“Yes…before they outlawed bows and crossbows, too…”

      “They ate meat?… what was that like?….”

      “It was good…..”

      [fade to black]

      • avatarMr aNINNYmouse says:

        ….or, for more dramatic effect:

        “People used to hunt?”

        [camera focuses on grandpa's distant, sad gaze. holds for a few seconds as he looks through and past the camera. then: fade to black as a tear begins well up in his eye]

  8. avatarJeff says:

    Regardless of the efficacy of the message, there’s some great gun porn in there

  9. avatarPro Gun Brit says:

    First reaction to the overall message of that vid: F-ing right on!

  10. avatarGladstone Payton says:

    So…better than that presidential protection farce, but still lacking the punch that says what it intends. Yes, “Obama, blah, blah, blah, Democrat gun-grabbers,” is the easy boogeyman, but there is no appeal to those who may support blue state ideas but not gun control. It still feels they haven’t rounded up the entire “us” for “us vs. them” to work…That and it wouldn’t kill you to put a minority or two that aren’t white women (yes, that guy in the barbershop might be black…). I see the gun ranges full of NRA-supporting minorities and it would help marginalize the fringe element attack that the anti-gun left always uses, and seems justified by commercials like these. Spoken as a African-American NRA Member in the interest of full disclosure.

    Colion Noir needs to be in every NRA ad.

  11. avatarNS says:

    I’m not a big fan of “patriotic” commercials, but this is a pretty good one. Maybe the NRA is finally getting with the program

  12. avatarDon says:

    They really need to cut this heavy music graphics and voice-over shit and get with the millennium. Maybe learn about what someone can do with a simple camera and the free editing software that comes on any consume laptop and youtube. Hickok45, MrColionNoir, Sturmgewehre, AmidsTheNoise, etc, etc, etc.

    People relate best to a personality that they know and trust. A face and a voice. Being real. The message needs to lead with what YOU CAN DO, and the message should be showing people where to find information themselves, where to go to do something themselves. Help people to fight on all fronts. NOT telling people what to think directly, trying to toy with their emotions with scary music, or just trying to make them angry. That stuff may go over well with the cold war crowd but I find it totally useless and not worth my attention.

    • avatarDavis Thompson says:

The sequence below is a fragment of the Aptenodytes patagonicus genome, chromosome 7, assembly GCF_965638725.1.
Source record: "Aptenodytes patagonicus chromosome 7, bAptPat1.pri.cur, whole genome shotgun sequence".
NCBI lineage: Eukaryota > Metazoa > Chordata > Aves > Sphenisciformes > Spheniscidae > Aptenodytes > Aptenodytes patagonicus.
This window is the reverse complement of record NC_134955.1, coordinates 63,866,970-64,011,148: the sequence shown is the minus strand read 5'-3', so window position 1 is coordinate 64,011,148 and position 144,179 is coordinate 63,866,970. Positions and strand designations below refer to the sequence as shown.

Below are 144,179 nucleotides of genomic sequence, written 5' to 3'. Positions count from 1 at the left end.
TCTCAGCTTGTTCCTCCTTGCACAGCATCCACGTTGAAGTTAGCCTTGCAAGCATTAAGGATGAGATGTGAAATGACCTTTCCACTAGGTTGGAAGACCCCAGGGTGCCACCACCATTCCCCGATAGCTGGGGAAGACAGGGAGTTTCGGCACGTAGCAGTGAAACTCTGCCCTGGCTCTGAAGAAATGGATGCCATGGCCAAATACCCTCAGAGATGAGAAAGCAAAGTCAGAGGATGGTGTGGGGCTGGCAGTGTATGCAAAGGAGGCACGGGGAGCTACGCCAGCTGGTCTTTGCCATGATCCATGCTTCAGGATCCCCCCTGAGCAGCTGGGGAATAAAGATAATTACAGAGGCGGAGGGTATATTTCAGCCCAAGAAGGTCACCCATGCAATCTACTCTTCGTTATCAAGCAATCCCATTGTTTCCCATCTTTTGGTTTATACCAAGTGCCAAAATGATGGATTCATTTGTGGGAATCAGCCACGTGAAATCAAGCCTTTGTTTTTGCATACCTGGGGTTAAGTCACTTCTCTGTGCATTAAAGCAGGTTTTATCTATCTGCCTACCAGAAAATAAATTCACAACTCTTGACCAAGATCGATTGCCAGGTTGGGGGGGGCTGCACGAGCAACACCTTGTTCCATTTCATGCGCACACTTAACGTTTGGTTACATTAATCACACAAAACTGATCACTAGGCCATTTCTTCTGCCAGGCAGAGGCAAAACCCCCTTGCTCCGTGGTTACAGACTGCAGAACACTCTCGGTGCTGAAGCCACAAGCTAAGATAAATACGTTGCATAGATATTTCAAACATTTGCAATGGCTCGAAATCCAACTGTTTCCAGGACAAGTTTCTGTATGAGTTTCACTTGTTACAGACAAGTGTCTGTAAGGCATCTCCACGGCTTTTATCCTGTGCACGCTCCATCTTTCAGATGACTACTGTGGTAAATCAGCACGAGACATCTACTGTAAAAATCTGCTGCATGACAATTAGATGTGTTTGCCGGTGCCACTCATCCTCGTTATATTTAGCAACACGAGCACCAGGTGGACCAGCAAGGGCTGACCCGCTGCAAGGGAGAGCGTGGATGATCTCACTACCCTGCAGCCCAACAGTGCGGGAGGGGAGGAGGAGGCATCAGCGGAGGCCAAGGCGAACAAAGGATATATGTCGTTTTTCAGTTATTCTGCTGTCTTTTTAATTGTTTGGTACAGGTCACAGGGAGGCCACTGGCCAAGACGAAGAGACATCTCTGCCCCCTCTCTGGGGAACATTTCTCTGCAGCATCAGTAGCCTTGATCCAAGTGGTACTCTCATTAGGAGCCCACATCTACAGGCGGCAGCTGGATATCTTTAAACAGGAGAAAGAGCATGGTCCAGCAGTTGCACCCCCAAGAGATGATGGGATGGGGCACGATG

How about TTAG sponsors a pro-second Amendment commercial contest. Come on, everyone, get on board with this. TTAG can probably get some gun manufacturer to offer a firearm as a prize, we can all whip up some genius and Robert and the team can pick the winners.

  13. avatarBLAMMO says:

    When someone says ‘it can’t happen here’, the only reason it can’t is because there are people with guns to stop it.

  14. avatarPPs43 says:

    So, I guess this won’t be showing on Comcast. Unless, of course, their capitalist instincts outweigh their socialist beliefs. My bet is money talks. Maybe GOA, SAF, and Cato can co-ordinate a big-budget blitz campaign along with the NRA to really push this down the Antis’ throats.

  15. avatarNazgul says:

    This is much better than their previous efforts.

  16. avatarPYROhafe says:

    Decent ad, but I don’t like the fact that the girl shooting the AR near the end doesn’t have a standard (read “high capacity”) mag.

  17. avatarDavis Thompson says:

    As an industry professional, that’s a damned good ad. (Though some of the graphic treatments bordered on cheesy.) I like it because it isn’t subject to the kind of attack the “President’s Daughter’s” ad was. Finally the NRA seems like they’ve stopped shooting themselves in the foot.

  18. avatarDavis Thompson says:

    Hey, TTAG, drawing on the wisdom of Don who posted earlier, how about sponsoring a pro-second Amendment commercial contest? Find a sponsor to offer up some gun goodies as prizes and set up a youtube channel for submissions. What fun!

  19. avatarrybred says:

    This is a rallying cry for gun owners. I think it does a great job of that.

    NOW we need an emotionally charged one for the people in the middle/average non-gun owner.

  20. avatarFlubnut says:

    My suggestion: Show defensive gun users (not actors, the REAL people) saying “I used a gun to save myself and my 2 children from a home intruder”, “I used a gun to scare off a rapist,” I used a gun to stop a mass shooting”, etc. Maybe even throw in a couple “I lost my husband to a repeat felon”. You can throw in some sort of tag line at the end, which includes the “most-agreed-upon” number of DGU’s last year. Ex. Last year, an estimated XXX,XXX people defended themselves and their families from harm, using guns.”

    End with a link to a website that provides expanded stories to all those in the video, as well as links to news accounts (for proof, of course.) Also use the site to offer counter-arguments (with proof, of course) to all the anti-gun FUD out there.

    Hook them with the emotional stories, and while they are there, present them with a even-keeled, vetted set of facts and logic. Perhaps split the page: one column is the DGU’s story, the other is a debunked myth that relates to that story: I used an AR-15 to defend my home, and look: even the Obama administration admits that an assault weapons ban will do nothing to deter violence.

    I’ll even volunteer to build and host the website.

  21. avatarAharon says:

    Too much focus on AR type weapons being shot and not enough on Joe and Jane citizens walking down a dark spooky street or defending their home with more basic guns.